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After Infamous Mistake 16 Years Ago, Lindsey Jacobellis Finally Gets Her Olympic Glory

The 36-year-old won gold in the snowboard cross in Beijing, conquering the competition, more than a decade’s worth of demons and the 2006 moment that almost defined her.

BEIJING — Sports fans sometimes talk about an athlete “deserving” more attention, and the word always feels a bit off. These are people who are good at sports, and it’s fun to watch them and talk about them. But nobody really deserves attention for that.

This story is the exception.

Lindsey Jacobellis deserves NBC prime-time coverage, big-font headlines, social media posts and to be the subject of whatever the COVID-19-era version of watercooler conversation is. That’s the kind of treatment she got 16 years ago, when she made one of the most infamous mistakes in Olympic history. It is what she absolutely deserves today.

Jacobellis just won gold in snowboard cross—beating three other finalists, half a lifetime’s worth of demons and the nagging sense that she would forever be remembered for not winning. In 2006, in Turin, she was on the verge of winning gold, when she grabbed her snowboard to celebrate before the finish, stumbled and ended up with silver. She said afterward that she was just trying to have fun and put on a show, a sentiment that offended the U.S. sports media and made her a topic of national debate. That mistake followed her for the rest of her career. It’s hard enough to win an Olympic event—any Olympic event. Try doing it when the world won’t let you escape your own shadow.

“I definitely have put 2006, obviously, in the past,” Jacobellis said Wednesday, “and have done a lot of soul-searching to realize that that moment doesn’t define me.”


Most Olympians live strange public lives. They compete in relative anonymity except for a two-week window every four years when the U.S. pays attention. In 2006, Jacobellis was branded as something worse than a loser. She was portrayed as indifferent to competition, the pretty young face of a bunch of goofy sports that didn’t belong in the Olympics. We all make mistakes; hers offended some people. Then Jacobellis was sent back to live with it on her own, except for every four years, when she showed up at the Olympics hoping to write a new story while everybody kept reminding her of her old one.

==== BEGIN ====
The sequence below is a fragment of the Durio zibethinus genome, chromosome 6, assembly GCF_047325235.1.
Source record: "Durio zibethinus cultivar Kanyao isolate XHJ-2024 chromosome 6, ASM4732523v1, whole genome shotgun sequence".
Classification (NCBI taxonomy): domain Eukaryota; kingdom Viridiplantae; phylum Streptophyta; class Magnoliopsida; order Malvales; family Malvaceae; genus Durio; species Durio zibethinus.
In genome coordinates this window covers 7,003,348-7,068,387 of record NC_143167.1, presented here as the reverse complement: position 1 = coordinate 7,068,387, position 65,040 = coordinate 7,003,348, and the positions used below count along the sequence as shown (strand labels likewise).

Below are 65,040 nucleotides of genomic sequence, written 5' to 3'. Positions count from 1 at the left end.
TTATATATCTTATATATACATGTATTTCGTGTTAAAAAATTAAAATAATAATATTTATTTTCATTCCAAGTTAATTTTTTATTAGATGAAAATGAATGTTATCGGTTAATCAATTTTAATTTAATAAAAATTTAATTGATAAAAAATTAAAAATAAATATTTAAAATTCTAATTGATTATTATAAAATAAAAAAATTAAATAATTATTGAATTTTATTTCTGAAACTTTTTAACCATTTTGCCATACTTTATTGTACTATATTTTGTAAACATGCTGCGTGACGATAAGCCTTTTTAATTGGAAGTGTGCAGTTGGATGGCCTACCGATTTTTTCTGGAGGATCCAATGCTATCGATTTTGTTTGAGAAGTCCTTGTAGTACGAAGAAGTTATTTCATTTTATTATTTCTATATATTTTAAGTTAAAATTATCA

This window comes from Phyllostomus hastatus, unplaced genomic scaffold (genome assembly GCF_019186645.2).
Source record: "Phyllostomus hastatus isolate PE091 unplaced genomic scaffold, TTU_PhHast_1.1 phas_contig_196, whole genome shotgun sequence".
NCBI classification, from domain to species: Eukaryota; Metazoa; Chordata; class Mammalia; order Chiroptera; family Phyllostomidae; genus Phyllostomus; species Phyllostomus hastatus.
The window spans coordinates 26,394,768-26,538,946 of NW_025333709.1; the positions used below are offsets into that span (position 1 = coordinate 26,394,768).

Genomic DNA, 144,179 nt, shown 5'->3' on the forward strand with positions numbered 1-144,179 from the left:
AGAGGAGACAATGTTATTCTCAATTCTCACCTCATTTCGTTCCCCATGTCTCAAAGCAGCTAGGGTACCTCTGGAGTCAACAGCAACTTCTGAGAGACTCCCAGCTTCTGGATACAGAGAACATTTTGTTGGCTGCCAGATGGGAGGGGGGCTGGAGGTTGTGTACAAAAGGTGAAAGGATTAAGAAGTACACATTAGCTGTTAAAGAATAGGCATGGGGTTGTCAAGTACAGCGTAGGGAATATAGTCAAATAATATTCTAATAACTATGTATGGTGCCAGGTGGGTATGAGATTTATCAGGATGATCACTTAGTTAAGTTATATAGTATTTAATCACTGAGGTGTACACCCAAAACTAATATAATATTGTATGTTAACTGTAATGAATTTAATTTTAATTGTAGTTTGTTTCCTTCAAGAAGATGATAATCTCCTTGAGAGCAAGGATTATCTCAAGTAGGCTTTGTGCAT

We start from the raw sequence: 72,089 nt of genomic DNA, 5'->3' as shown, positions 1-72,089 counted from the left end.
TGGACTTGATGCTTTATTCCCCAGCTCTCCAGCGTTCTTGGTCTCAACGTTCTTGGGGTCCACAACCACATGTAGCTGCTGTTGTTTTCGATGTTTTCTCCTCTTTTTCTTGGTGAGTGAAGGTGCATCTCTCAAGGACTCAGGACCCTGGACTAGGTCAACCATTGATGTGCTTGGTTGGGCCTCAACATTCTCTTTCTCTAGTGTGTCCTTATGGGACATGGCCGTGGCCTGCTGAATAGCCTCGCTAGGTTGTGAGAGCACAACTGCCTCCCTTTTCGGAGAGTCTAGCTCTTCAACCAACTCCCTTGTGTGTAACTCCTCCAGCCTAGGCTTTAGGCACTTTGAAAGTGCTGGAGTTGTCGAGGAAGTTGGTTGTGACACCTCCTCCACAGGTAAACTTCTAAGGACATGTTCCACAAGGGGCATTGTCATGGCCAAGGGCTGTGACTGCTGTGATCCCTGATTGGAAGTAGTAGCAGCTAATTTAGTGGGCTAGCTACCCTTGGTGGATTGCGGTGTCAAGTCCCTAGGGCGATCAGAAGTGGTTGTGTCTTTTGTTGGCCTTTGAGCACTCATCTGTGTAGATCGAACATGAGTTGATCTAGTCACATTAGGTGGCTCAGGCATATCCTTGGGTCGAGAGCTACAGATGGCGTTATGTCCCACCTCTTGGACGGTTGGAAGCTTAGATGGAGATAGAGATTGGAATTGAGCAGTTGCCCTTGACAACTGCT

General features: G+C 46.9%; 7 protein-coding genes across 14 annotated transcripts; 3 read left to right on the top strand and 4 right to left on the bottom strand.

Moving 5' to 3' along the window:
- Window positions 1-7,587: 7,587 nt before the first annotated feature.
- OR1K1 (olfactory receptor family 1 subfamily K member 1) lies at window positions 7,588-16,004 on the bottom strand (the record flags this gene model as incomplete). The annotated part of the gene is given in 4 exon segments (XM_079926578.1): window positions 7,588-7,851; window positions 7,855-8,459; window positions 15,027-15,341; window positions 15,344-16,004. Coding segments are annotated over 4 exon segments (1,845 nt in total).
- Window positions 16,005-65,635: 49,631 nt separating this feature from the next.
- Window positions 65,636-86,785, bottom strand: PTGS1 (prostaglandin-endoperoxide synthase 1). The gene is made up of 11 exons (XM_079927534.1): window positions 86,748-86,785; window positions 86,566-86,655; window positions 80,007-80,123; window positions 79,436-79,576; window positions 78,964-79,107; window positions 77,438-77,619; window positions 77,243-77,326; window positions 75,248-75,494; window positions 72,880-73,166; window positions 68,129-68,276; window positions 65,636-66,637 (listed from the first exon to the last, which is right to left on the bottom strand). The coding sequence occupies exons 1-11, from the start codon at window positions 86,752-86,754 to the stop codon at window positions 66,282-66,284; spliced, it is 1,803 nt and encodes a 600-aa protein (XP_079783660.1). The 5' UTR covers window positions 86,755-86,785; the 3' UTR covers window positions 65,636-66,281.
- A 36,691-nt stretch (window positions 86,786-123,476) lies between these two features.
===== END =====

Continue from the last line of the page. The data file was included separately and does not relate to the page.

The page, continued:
In 2010 she failed to make the final. In ’14 she missed the final again, then said, “They’ll spin it every negative way until the cows come home.” She competed in the small final, the consolation run with no medal at stake, and she gave her best and won it. It confirmed that of course she cared. But most of America did not.

In 2018 in Korea, a reporter started to ask her about what had happened in ’06, and she misunderstood the question, and said with annoyance: “Did you say, ‘What happened?’ You can look that up.” She had persevered through three knee surgeries. She said she was on an “ibuprofen diet.” She finished fourth, 0.03 seconds from a bronze. But people still looked at her and saw the 20-year-old with pigtails.

It was both totally unfair and totally understandable. I was at that 2006 race. I remember watching her grab the snowboard. I remember who was standing next to me. In roughly two seconds, it went from a quirky little event I didn’t really understand to one of those rare sports moments that I knew I would remember for decades.

Jacobellis went from a kid having fun to a cultural character she had no interest in playing. Four years ago, she said, “I did not love the sport when I was that young going into it. I was told that I was America’s sweetheart, that you’re going to win. … That’s just a lot of pressure to put on somebody and go on a world stage. It’s enough to really throw somebody for a loop.”

She arrived in Beijing at age 36, after years of psychological renovation, knowing she could never be America’s sweetheart again.

“It’s just because I was very young and extremely marketable,” she said of her 2006 stardom and endorsements. “As women get older, they might lose the shine.”


The last 16 years have shown her what is real and what is not. The love that America almost had for her in 2006 was not real; the love she has for the sport now is. A lot of the outrage back then wasn’t real, either. It was the function of a news cycle that runs on loud opinions. Critics got mad in the moment and then moved on, as critics do.

Her silver medal in 2006 was real. Her disappointment in the next three Olympics was real. The feelings she had before the final here were real, too. She was fatigued and proud and living firmly in ’22.

“I was almost relieved,” she said. “I had this energy I got from it, and this weight lifted off of me—that I was happy with whatever result I got because I made it into finals.”

The race was blissfully uneventful. Jacobellis darted out in front in the beginning, and in an event that often includes numerous lead changes, she stayed there. And toward the end, with France’s Chloé Trespeuch chasing her, at the same point in the race where Jacobellis grabbed her board in 2006, her thoughts were not about celebrating early or signing endorsement deals or pleasing a crowd or changing the world’s view of her. “I just wanted to fly that last jump low, track my board straight, because I could hear Chloé behind me.” 

Sixteen years ago, Jacobellis sparked a debate about what an Olympian should be. Wednesday, she showed us.

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